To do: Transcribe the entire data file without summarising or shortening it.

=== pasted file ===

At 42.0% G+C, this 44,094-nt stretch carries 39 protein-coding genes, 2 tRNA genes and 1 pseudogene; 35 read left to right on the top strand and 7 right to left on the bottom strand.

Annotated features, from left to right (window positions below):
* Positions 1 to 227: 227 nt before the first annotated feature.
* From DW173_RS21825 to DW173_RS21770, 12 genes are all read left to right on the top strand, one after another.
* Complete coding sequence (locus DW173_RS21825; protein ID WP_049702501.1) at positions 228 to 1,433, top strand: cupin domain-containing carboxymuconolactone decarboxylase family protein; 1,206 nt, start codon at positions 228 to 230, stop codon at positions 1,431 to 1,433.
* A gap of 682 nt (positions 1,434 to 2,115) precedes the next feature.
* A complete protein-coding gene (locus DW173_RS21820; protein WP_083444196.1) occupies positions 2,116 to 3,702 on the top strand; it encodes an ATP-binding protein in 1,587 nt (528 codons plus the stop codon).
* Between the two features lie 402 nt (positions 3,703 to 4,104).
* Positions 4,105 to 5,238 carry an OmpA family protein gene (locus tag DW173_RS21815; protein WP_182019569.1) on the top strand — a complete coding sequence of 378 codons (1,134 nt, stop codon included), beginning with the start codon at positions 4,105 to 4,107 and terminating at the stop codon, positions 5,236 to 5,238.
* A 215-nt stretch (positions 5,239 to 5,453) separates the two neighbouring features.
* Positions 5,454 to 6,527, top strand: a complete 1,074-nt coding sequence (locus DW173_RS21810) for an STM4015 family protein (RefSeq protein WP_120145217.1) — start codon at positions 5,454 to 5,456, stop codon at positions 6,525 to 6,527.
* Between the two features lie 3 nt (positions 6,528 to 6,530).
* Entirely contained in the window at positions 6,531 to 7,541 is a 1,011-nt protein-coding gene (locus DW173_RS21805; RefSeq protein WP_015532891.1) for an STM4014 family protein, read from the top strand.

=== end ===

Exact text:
At 42.0% G+C, this 44,094-nt stretch carries 39 protein-coding genes, 2 tRNA genes and 1 pseudogene; 35 read left to right on the top strand and 7 right to left on the bottom strand.

Annotated features, from left to right (window positions below):
* Positions 1 to 227: 227 nt before the first annotated feature.
* From DW173_RS21825 to DW173_RS21770, 12 genes are all read left to right on the top strand, one after another.
* Complete coding sequence (locus DW173_RS21825; protein ID WP_049702501.1) at positions 228 to 1,433, top strand: cupin domain-containing carboxymuconolactone decarboxylase family protein; 1,206 nt, start codon at positions 228 to 230, stop codon at positions 1,431 to 1,433.
* A gap of 682 nt (positions 1,434 to 2,115) precedes the next feature.
* A complete protein-coding gene (locus DW173_RS21820; protein WP_083444196.1) occupies positions 2,116 to 3,702 on the top strand; it encodes an ATP-binding protein in 1,587 nt (528 codons plus the stop codon).
* Between the two features lie 402 nt (positions 3,703 to 4,104).
* Positions 4,105 to 5,238 carry an OmpA family protein gene (locus tag DW173_RS21815; protein WP_182019569.1) on the top strand — a complete coding sequence of 378 codons (1,134 nt, stop codon included), beginning with the start codon at positions 4,105 to 4,107 and terminating at the stop codon, positions 5,236 to 5,238.
* A 215-nt stretch (positions 5,239 to 5,453) separates the two neighbouring features.
* Positions 5,454 to 6,527, top strand: a complete 1,074-nt coding sequence (locus DW173_RS21810) for an STM4015 family protein (RefSeq protein WP_120145217.1) — start codon at positions 5,454 to 5,456, stop codon at positions 6,525 to 6,527.
* Between the two features lie 3 nt (positions 6,528 to 6,530).
* Entirely contained in the window at positions 6,531 to 7,541 is a 1,011-nt protein-coding gene (locus DW173_RS21805; RefSeq protein WP_015532891.1) for an STM4014 family protein, read from the top strand.